Content data is defined by Microsoft as what customers create, communicate and store on or through their services, such as words in an e-mail or photographs and documents stored on SkyDrive or other cloud offerings. Non-content data, on the other hand, refers to basic subscriber information, such as the e-mail address, name, location and IP address captured at the time of registration. According to Microsoft´s 2012 report, the company did not disclose any content data to Indian law enforcement agencies. In fact, only 2.2 percent of requests from law enforcement agencies around the world resulted in the disclosure of content data, 99 percent of which were in response to warrants from courts in the United States. Microsoft may have not disclosed any of our content data, but 370 requests from Indian law enforcement agencies resulted in the disclosure of our non-content data. In other words, 88.5 percent of the requests by India resulted in the disclosure of e-mail addresses, IP addresses, names, locations and other subscriber information.

Out of the 418 requests made to Microsoft by Indian law enforcement agencies, only 4 were rejected (1 percent) and no data was found for 44 requests (10.5 percent). In total, Microsoft rejected the disclosure of 1.2 percent of the requests made by law enforcement agencies around the world, while data was not found for 16.8 percent of the international requests. Thus, the outcome of the data shows that the majority of the requests by Indian law enforcement agencies resulted in the disclosure of non-content data, while very few requests were rejected by Microsoft (excluding Skype). The following table summarizes the requests by Indian law enforcement agencies and their outcome:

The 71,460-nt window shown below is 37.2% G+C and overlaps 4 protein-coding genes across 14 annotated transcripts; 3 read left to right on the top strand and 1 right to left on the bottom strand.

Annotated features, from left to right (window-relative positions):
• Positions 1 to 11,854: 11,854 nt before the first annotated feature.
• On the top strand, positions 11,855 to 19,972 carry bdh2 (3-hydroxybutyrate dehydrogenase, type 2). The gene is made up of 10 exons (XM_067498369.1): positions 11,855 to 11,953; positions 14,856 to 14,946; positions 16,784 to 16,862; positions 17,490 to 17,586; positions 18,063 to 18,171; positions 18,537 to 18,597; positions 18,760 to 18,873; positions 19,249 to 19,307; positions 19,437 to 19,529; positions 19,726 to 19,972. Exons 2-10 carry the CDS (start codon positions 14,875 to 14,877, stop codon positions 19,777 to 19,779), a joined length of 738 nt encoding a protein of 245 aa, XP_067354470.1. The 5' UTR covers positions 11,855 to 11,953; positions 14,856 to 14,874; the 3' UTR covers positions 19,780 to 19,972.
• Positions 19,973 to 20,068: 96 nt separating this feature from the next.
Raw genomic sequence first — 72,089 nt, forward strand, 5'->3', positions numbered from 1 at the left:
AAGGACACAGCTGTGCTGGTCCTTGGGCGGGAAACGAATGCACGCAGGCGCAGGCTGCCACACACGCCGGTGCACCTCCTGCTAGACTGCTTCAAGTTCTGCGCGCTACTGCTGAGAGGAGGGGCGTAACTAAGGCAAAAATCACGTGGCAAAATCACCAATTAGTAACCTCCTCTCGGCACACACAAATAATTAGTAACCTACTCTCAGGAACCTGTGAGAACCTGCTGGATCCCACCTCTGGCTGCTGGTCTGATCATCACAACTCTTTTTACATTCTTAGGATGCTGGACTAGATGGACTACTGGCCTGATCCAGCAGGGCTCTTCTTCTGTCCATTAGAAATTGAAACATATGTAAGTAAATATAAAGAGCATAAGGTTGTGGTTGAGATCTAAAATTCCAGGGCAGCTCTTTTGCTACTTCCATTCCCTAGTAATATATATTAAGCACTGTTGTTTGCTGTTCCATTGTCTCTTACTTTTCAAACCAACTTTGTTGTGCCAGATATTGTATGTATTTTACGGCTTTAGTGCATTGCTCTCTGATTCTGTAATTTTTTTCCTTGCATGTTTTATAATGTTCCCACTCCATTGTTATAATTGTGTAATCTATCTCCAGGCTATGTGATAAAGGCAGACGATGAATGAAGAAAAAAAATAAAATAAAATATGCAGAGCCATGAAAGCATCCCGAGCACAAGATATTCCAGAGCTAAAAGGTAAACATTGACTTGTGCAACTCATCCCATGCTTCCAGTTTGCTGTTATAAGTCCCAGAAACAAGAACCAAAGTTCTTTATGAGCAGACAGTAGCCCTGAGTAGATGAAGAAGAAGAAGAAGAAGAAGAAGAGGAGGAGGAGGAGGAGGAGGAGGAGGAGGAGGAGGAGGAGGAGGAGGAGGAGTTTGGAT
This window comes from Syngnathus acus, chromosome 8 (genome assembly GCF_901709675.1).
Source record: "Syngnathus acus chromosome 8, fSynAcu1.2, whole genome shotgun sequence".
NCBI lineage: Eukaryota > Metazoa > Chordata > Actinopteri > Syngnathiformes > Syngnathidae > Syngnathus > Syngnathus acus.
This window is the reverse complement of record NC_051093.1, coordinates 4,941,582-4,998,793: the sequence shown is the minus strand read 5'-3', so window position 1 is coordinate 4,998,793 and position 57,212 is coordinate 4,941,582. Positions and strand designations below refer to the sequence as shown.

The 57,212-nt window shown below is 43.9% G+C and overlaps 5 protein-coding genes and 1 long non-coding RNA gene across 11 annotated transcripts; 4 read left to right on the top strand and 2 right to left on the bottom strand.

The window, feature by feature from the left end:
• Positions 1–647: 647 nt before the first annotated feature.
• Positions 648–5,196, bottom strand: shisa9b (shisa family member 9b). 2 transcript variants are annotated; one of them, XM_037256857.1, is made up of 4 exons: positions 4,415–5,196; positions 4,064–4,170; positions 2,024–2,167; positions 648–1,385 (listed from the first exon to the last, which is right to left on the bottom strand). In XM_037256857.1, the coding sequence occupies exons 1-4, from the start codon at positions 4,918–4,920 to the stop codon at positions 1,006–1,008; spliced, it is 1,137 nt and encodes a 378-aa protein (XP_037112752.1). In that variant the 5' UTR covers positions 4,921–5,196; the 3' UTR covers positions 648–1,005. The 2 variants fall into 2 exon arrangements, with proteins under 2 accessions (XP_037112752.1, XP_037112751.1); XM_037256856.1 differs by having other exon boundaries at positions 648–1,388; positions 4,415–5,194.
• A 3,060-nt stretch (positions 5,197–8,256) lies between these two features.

Total number of requests

418 (0.6%)

Accounts/Users specified in requests

594 (0.5%)

Disclosure of content

0 (0%)

Disclosure of non-content data

370 (88.5%)

No data found

44 (10.5%)

Requests rejected

4 (1%)

Skype 2012 Law Enforcement Requests

Microsoft acquired Skype towards the end of 2011 and the integration of the two companies advanced considerably over the course of 2012. According to the Microsoft 2012 report, Indian law enforcement agencies made 53 requests for Skype user data and 101 requests for specified accounts on Skype. In other words, out of the total 4,715 requests for Skype user data by law enforcement agencies around the world, the requests by Indian law enforcement accounted for about 0.1 percent. 15,409 international requests were made for specified accounts on Skype, but Indian law enforcement requests only accounted for about 0.6 percent of those.